If you’re into marsupials (and who isn’t?), my favorite, hands-down, is the wombat. Not just because they are vegan and terribly, terribly cute, or because they’re a bit lazy and are known Down Under for their ability to find shortcuts between A and B whenever possible — but because they have developed an incredible physical adaptation: The reinforced rump. When a predator attacks a wombat, it runs to its burrow and uses its tough cartilage-filled bum to block the hole. Since the super tough wombat behind is just made from modified skin cells, this physical feature would be a smart place for designers and fabricators to look when they are considering more natural alternatives to non biodegradable, unsustainable plastics.
Photo © Phil Whitehouse
Sure, kangaroos and wallabies can hop, and platypuses have those crazy bills, but in terms of pure practicality, the wombat’s rump is a feat of nature to be beat (literally!) The naturally slow-moving wombat might be called a pacifist since they rarely start a fight, but when they get attacked by other animals, they are quick runners, heading towards their underground burrows (they are the largest mammals that live underground) for safety. But they don’t just hide inside and hope that whatever animal wants to eat them (like a dingo) can’t crawl in after them. They actually push themselves most of the way into their burrow, and stick their butts out, blocking the hole (and protecting whatever young wombats or other family members are inside).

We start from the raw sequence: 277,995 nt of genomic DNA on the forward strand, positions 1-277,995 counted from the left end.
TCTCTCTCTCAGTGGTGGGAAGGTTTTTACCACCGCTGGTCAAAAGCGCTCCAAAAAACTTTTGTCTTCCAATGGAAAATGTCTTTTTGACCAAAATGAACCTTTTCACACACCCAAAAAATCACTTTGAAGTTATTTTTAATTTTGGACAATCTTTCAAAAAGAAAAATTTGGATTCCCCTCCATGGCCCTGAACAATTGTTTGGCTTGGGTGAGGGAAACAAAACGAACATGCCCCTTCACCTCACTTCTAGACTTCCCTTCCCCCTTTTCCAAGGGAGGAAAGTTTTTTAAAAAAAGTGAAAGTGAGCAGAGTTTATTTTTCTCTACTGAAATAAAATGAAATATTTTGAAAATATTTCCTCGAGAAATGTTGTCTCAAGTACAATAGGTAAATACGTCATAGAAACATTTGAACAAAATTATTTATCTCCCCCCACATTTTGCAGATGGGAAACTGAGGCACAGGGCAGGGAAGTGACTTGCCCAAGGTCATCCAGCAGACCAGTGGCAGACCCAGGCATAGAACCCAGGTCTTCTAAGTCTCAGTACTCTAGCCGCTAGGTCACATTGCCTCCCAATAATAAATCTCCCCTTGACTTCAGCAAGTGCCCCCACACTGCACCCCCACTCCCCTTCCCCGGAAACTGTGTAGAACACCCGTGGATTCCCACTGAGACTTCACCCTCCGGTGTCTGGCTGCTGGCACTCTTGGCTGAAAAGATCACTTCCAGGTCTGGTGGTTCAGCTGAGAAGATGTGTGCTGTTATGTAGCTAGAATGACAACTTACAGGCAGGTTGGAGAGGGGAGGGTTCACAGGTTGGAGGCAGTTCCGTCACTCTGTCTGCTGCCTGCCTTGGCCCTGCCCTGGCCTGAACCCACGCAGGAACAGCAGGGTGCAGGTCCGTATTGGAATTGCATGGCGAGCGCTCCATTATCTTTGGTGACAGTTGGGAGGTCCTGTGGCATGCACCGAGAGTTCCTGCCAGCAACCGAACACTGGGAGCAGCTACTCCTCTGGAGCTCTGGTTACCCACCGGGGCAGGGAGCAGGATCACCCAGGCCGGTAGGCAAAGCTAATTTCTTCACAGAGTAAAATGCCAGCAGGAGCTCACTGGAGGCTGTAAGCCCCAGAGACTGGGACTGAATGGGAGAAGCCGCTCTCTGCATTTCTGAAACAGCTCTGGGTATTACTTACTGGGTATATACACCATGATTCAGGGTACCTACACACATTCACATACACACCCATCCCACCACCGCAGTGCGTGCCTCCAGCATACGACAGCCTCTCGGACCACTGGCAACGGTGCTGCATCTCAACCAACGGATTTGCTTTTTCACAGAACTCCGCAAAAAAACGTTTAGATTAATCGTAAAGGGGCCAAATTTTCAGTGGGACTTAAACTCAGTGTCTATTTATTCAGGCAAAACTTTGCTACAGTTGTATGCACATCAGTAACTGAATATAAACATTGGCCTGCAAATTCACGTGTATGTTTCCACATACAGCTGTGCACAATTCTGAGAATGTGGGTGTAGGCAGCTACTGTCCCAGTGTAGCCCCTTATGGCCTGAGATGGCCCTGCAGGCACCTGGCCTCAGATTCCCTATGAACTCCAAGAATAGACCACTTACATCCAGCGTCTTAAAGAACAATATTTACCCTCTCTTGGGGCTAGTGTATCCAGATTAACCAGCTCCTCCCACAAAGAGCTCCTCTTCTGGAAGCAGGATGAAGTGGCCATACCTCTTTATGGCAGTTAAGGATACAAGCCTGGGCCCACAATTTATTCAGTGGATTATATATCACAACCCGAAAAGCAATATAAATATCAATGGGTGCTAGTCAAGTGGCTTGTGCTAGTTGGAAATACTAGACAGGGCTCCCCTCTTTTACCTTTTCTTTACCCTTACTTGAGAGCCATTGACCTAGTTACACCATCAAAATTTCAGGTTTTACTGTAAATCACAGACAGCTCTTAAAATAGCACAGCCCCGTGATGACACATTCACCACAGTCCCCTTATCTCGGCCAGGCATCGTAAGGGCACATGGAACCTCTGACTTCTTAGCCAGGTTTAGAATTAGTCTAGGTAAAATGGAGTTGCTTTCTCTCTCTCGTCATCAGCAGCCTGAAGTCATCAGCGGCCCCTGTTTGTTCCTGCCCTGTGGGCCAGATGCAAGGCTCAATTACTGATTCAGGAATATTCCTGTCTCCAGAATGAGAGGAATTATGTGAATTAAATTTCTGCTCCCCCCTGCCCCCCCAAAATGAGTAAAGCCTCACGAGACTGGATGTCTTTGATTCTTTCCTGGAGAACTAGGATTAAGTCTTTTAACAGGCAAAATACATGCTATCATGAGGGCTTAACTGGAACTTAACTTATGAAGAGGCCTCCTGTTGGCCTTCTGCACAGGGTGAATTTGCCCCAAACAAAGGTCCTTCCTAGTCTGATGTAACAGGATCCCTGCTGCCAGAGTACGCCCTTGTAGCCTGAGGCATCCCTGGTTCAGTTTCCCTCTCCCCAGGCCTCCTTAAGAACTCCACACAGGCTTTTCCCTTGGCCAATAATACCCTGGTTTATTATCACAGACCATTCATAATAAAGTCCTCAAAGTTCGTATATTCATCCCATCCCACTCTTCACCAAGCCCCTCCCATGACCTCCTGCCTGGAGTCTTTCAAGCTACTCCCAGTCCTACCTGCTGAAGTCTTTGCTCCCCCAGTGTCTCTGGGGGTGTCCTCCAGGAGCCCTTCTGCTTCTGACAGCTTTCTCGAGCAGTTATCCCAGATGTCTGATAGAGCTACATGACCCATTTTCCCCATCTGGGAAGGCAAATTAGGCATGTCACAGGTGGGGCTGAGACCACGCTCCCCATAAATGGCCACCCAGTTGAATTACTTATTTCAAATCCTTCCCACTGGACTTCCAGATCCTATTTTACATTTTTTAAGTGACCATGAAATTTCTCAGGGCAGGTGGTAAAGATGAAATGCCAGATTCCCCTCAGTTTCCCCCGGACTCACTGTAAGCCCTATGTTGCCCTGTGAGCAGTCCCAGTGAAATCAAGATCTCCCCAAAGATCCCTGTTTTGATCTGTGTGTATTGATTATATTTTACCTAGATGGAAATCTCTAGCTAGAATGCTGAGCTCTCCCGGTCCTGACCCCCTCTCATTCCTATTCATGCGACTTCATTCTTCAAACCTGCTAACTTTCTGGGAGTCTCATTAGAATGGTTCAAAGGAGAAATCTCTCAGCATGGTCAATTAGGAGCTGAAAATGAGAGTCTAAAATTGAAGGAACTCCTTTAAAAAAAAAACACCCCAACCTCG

Photo © Rob Chandler
According to Animal Planet, “[The wombat] lacks a meaningful tail and most of its rump is made of cartilage, which makes it nearly impossible for a predator to bite it from behind.” So with its bum outside, and the rest of its body safely inside the burrow, the wombat just waits out the attack. This amazing rear is unique in the animal world (zoologists call it a ‘dermal sheild‘) though other animals use this hardened skin shield in other ways. The Impala has one where blows are most likely to fall during fights between males at rutting time, for example.